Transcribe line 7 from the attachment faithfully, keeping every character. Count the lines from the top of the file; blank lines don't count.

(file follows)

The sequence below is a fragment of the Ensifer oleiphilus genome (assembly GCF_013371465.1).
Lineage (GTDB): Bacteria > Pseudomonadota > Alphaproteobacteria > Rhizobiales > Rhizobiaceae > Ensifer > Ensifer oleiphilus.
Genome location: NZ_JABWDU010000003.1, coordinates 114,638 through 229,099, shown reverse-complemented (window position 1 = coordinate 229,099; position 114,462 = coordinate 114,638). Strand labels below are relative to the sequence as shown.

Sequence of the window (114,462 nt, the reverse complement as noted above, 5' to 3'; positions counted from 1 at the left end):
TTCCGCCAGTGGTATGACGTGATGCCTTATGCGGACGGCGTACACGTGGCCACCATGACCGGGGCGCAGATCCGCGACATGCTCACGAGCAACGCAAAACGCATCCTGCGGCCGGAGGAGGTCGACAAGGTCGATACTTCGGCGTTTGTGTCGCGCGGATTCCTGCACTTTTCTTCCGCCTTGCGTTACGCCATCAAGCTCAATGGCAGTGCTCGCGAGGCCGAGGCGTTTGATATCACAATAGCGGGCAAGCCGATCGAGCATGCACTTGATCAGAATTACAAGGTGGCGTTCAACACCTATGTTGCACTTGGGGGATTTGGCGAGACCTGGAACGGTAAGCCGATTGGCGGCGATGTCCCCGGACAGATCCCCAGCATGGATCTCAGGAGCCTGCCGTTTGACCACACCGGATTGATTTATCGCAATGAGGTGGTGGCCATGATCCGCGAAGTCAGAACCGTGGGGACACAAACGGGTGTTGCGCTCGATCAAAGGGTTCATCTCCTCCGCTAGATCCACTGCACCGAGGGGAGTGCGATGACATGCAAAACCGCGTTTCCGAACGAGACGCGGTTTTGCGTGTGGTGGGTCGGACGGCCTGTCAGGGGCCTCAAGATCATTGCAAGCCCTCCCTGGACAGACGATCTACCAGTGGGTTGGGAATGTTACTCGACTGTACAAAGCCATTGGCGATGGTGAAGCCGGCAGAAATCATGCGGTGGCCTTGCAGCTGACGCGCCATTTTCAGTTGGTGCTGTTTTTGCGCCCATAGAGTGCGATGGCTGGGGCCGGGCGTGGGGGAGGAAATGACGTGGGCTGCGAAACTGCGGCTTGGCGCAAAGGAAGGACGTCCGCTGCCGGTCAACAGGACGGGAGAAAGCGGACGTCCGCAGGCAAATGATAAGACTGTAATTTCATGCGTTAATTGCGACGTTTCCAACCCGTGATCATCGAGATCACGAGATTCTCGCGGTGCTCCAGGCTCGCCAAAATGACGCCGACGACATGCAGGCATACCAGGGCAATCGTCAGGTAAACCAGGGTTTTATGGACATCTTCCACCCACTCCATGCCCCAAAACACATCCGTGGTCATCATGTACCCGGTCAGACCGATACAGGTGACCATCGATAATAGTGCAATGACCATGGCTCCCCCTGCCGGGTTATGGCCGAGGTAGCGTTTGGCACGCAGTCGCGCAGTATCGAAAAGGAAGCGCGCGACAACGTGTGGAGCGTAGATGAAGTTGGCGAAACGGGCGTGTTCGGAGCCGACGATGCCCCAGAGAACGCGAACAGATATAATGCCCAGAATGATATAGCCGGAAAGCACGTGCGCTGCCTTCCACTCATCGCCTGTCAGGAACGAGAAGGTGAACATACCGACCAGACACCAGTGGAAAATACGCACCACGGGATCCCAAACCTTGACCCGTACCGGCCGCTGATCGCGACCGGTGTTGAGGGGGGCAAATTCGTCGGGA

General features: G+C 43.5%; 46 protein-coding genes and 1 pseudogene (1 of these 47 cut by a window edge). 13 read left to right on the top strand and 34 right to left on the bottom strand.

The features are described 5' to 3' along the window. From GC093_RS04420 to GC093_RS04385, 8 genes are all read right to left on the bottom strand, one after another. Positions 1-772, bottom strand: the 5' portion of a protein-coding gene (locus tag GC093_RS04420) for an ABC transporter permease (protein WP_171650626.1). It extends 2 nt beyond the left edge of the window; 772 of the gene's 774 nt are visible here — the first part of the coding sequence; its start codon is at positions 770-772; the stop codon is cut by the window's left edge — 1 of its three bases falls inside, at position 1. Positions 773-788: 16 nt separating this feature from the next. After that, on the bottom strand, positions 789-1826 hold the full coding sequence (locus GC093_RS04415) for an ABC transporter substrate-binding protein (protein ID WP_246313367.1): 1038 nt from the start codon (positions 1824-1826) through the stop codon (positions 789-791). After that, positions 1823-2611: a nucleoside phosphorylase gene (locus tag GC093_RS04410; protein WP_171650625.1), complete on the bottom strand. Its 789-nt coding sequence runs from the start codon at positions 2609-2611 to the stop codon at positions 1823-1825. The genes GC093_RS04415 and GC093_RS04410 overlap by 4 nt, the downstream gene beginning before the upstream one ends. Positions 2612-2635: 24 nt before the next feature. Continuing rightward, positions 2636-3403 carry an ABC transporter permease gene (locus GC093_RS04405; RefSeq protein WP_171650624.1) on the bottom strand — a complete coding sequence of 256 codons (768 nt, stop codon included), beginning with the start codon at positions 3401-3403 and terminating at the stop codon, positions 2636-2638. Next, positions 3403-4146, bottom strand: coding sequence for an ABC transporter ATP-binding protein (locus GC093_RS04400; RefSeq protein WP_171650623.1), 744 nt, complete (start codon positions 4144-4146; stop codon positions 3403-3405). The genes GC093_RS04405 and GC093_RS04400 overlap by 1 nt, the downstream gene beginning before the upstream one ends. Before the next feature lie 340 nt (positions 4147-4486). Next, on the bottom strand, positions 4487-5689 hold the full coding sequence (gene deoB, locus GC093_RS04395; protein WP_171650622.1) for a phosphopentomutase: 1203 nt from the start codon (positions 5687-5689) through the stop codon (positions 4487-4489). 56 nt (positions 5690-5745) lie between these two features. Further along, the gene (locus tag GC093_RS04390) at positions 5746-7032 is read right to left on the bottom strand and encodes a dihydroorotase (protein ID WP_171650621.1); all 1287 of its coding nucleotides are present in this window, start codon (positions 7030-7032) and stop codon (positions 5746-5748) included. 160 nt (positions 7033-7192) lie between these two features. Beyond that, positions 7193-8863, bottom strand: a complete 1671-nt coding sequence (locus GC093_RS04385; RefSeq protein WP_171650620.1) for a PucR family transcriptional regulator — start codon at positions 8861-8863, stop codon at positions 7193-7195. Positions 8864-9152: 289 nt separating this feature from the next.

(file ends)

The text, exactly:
The features are described 5' to 3' along the window. From GC093_RS04420 to GC093_RS04385, 8 genes are all read right to left on the bottom strand, one after another. Positions 1-772, bottom strand: the 5' portion of a protein-coding gene (locus tag GC093_RS04420) for an ABC transporter permease (protein WP_171650626.1). It extends 2 nt beyond the left edge of the window; 772 of the gene's 774 nt are visible here — the first part of the coding sequence; its start codon is at positions 770-772; the stop codon is cut by the window's left edge — 1 of its three bases falls inside, at position 1. Positions 773-788: 16 nt separating this feature from the next. After that, on the bottom strand, positions 789-1826 hold the full coding sequence (locus GC093_RS04415) for an ABC transporter substrate-binding protein (protein ID WP_246313367.1): 1038 nt from the start codon (positions 1824-1826) through the stop codon (positions 789-791). After that, positions 1823-2611: a nucleoside phosphorylase gene (locus tag GC093_RS04410; protein WP_171650625.1), complete on the bottom strand. Its 789-nt coding sequence runs from the start codon at positions 2609-2611 to the stop codon at positions 1823-1825. The genes GC093_RS04415 and GC093_RS04410 overlap by 4 nt, the downstream gene beginning before the upstream one ends. Positions 2612-2635: 24 nt before the next feature. Continuing rightward, positions 2636-3403 carry an ABC transporter permease gene (locus GC093_RS04405; RefSeq protein WP_171650624.1) on the bottom strand — a complete coding sequence of 256 codons (768 nt, stop codon included), beginning with the start codon at positions 3401-3403 and terminating at the stop codon, positions 2636-2638. Next, positions 3403-4146, bottom strand: coding sequence for an ABC transporter ATP-binding protein (locus GC093_RS04400; RefSeq protein WP_171650623.1), 744 nt, complete (start codon positions 4144-4146; stop codon positions 3403-3405). The genes GC093_RS04405 and GC093_RS04400 overlap by 1 nt, the downstream gene beginning before the upstream one ends. Before the next feature lie 340 nt (positions 4147-4486). Next, on the bottom strand, positions 4487-5689 hold the full coding sequence (gene deoB, locus GC093_RS04395; protein WP_171650622.1) for a phosphopentomutase: 1203 nt from the start codon (positions 5687-5689) through the stop codon (positions 4487-4489). 56 nt (positions 5690-5745) lie between these two features. Further along, the gene (locus tag GC093_RS04390) at positions 5746-7032 is read right to left on the bottom strand and encodes a dihydroorotase (protein ID WP_171650621.1); all 1287 of its coding nucleotides are present in this window, start codon (positions 7030-7032) and stop codon (positions 5746-5748) included. 160 nt (positions 7033-7192) lie between these two features. Beyond that, positions 7193-8863, bottom strand: a complete 1671-nt coding sequence (locus GC093_RS04385; RefSeq protein WP_171650620.1) for a PucR family transcriptional regulator — start codon at positions 8861-8863, stop codon at positions 7193-7195. Positions 8864-9152: 289 nt separating this feature from the next.